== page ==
Every now and then we need to do certain chores as we prep and store that can be boring or time consuming or just plain not fun. I hate anything that makes me more stressed so I’m always on the lookout for ways to avoid more stress. Because I hate stress and how it makes me feel, I’m sure most of you look for ways to avoid it too. After all the whole point of being prepared is to be able to face most trouble stress free! Just like an insurance policy should make you feel a bit less stressed, I like to think of my food storage as food insurance!
Anyway back to the point here – one of those horribly not fun jobs is to take inventory of the food supplies or to sort things into logical order in the pantry. So as I was taking count today, I decided why not label things. I keep sharing jars of food here and there and I hate to always be explaining the contents, use by date, and most important to remind everyone to return my jars and rings!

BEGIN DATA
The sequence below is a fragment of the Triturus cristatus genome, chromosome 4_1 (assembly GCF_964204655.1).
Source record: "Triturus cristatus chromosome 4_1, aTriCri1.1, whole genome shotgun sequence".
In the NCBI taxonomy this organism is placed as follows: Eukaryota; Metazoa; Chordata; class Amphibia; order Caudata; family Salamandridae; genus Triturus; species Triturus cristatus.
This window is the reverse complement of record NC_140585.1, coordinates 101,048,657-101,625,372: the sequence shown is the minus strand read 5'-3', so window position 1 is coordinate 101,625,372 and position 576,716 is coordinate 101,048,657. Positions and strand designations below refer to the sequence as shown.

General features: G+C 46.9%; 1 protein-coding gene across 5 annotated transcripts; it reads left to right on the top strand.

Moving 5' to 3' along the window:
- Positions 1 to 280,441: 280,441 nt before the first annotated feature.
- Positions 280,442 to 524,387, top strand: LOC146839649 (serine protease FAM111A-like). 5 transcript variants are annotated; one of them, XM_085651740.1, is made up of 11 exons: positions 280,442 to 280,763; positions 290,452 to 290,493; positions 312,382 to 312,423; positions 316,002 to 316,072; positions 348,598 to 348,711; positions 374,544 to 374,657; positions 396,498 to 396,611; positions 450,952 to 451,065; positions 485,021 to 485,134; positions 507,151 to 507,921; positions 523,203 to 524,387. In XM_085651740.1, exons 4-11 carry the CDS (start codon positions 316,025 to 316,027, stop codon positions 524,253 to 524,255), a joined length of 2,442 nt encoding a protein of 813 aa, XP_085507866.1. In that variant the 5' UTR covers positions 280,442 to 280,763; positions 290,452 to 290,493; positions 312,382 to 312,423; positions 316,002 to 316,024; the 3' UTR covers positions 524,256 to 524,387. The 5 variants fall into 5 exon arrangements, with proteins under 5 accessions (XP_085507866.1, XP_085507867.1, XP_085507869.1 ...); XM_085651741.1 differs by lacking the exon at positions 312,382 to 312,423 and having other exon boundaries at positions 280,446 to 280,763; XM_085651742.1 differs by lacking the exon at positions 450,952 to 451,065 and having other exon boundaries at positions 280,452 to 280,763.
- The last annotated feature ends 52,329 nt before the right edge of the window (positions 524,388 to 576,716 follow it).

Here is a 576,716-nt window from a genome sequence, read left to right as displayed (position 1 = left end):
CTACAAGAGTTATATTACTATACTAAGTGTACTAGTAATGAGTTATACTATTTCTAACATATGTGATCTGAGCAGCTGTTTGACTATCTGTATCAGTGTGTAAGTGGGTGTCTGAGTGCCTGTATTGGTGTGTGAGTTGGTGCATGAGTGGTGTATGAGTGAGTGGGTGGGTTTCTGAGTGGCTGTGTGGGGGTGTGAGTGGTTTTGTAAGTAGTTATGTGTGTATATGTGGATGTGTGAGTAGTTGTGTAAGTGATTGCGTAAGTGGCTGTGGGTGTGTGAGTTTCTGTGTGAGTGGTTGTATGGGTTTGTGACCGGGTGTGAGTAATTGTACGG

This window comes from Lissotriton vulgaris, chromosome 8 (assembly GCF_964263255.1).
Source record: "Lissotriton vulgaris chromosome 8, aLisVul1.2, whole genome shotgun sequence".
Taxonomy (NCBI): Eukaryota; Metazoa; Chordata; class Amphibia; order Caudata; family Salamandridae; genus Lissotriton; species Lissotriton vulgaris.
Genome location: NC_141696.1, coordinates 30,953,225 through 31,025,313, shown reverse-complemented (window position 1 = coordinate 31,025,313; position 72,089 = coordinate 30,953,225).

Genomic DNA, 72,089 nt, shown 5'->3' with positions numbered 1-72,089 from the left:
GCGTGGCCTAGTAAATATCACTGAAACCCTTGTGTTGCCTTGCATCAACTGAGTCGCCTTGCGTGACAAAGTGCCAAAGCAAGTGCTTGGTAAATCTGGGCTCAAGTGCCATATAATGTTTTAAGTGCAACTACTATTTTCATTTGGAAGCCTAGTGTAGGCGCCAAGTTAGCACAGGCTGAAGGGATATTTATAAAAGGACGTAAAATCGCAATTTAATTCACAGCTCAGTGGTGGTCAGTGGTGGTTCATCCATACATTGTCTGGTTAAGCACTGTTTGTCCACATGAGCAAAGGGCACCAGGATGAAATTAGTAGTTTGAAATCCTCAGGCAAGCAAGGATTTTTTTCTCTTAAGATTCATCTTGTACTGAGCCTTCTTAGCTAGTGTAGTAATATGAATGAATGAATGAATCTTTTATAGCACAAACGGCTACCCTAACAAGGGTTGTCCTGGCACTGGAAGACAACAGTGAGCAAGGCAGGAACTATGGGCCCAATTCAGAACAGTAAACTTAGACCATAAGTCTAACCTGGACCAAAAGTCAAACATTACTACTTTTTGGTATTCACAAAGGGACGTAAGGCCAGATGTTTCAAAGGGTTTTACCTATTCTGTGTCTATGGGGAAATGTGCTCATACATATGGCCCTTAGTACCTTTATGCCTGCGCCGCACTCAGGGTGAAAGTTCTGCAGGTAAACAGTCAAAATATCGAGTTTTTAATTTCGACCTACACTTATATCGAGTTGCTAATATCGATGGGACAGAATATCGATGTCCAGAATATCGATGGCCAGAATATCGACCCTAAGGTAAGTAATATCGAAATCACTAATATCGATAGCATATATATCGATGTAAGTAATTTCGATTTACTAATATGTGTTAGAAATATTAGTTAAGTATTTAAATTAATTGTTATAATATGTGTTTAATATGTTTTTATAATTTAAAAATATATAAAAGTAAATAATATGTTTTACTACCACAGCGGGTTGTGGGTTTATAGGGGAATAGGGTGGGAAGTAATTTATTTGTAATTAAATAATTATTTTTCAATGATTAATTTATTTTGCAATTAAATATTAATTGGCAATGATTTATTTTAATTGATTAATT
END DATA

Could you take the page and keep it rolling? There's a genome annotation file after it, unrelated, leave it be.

I happened across some great labels online at the pickyourown.org – and then went searching for some more.
I also ended up designing a few more of my own. The labels were made to fit some of the commercial labels you can purchase and print but I tend to be frugal (color that cheap 😉 ) so I simply printed mine out gray scale and used wide tape to put on each jar. Now I have no more questions about expiration dates – and these look cuter than indelible marker on the lids! So have fun with your preps – if worried about no electric some day, print out s few batches and store away! But have fun – don’t stress!